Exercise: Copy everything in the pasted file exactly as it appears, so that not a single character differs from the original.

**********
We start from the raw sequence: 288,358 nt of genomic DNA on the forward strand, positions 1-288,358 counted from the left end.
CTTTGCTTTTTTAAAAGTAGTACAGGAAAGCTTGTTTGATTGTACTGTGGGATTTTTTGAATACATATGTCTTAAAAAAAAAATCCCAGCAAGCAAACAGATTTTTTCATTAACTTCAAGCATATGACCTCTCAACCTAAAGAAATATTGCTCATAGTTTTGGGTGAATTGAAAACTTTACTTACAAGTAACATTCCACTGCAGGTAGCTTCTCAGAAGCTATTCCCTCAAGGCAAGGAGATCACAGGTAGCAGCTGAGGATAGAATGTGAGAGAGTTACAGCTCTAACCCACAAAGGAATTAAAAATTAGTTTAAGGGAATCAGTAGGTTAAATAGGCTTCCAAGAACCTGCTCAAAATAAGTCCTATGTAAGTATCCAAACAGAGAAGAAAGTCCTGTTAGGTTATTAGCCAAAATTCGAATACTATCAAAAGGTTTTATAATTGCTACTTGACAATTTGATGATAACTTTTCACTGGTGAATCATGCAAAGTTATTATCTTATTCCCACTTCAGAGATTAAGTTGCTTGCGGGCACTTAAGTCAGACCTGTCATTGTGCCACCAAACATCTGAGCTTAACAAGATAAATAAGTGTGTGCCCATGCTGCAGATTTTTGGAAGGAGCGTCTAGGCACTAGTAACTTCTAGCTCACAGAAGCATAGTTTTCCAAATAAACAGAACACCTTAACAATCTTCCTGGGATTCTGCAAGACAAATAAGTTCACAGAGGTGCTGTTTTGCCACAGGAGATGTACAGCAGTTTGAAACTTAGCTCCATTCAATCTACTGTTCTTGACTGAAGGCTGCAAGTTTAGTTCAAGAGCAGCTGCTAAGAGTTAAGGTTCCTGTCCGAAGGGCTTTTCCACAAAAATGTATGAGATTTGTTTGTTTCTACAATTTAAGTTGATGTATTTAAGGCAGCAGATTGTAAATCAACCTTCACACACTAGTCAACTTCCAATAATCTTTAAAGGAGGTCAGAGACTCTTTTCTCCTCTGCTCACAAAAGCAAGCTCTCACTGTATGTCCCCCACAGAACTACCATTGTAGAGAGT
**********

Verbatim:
We start from the raw sequence: 288,358 nt of genomic DNA on the forward strand, positions 1-288,358 counted from the left end.
CTTTGCTTTTTTAAAAGTAGTACAGGAAAGCTTGTTTGATTGTACTGTGGGATTTTTTGAATACATATGTCTTAAAAAAAAAATCCCAGCAAGCAAACAGATTTTTTCATTAACTTCAAGCATATGACCTCTCAACCTAAAGAAATATTGCTCATAGTTTTGGGTGAATTGAAAACTTTACTTACAAGTAACATTCCACTGCAGGTAGCTTCTCAGAAGCTATTCCCTCAAGGCAAGGAGATCACAGGTAGCAGCTGAGGATAGAATGTGAGAGAGTTACAGCTCTAACCCACAAAGGAATTAAAAATTAGTTTAAGGGAATCAGTAGGTTAAATAGGCTTCCAAGAACCTGCTCAAAATAAGTCCTATGTAAGTATCCAAACAGAGAAGAAAGTCCTGTTAGGTTATTAGCCAAAATTCGAATACTATCAAAAGGTTTTATAATTGCTACTTGACAATTTGATGATAACTTTTCACTGGTGAATCATGCAAAGTTATTATCTTATTCCCACTTCAGAGATTAAGTTGCTTGCGGGCACTTAAGTCAGACCTGTCATTGTGCCACCAAACATCTGAGCTTAACAAGATAAATAAGTGTGTGCCCATGCTGCAGATTTTTGGAAGGAGCGTCTAGGCACTAGTAACTTCTAGCTCACAGAAGCATAGTTTTCCAAATAAACAGAACACCTTAACAATCTTCCTGGGATTCTGCAAGACAAATAAGTTCACAGAGGTGCTGTTTTGCCACAGGAGATGTACAGCAGTTTGAAACTTAGCTCCATTCAATCTACTGTTCTTGACTGAAGGCTGCAAGTTTAGTTCAAGAGCAGCTGCTAAGAGTTAAGGTTCCTGTCCGAAGGGCTTTTCCACAAAAATGTATGAGATTTGTTTGTTTCTACAATTTAAGTTGATGTATTTAAGGCAGCAGATTGTAAATCAACCTTCACACACTAGTCAACTTCCAATAATCTTTAAAGGAGGTCAGAGACTCTTTTCTCCTCTGCTCACAAAAGCAAGCTCTCACTGTATGTCCCCCACAGAACTACCATTGTAGAGAGT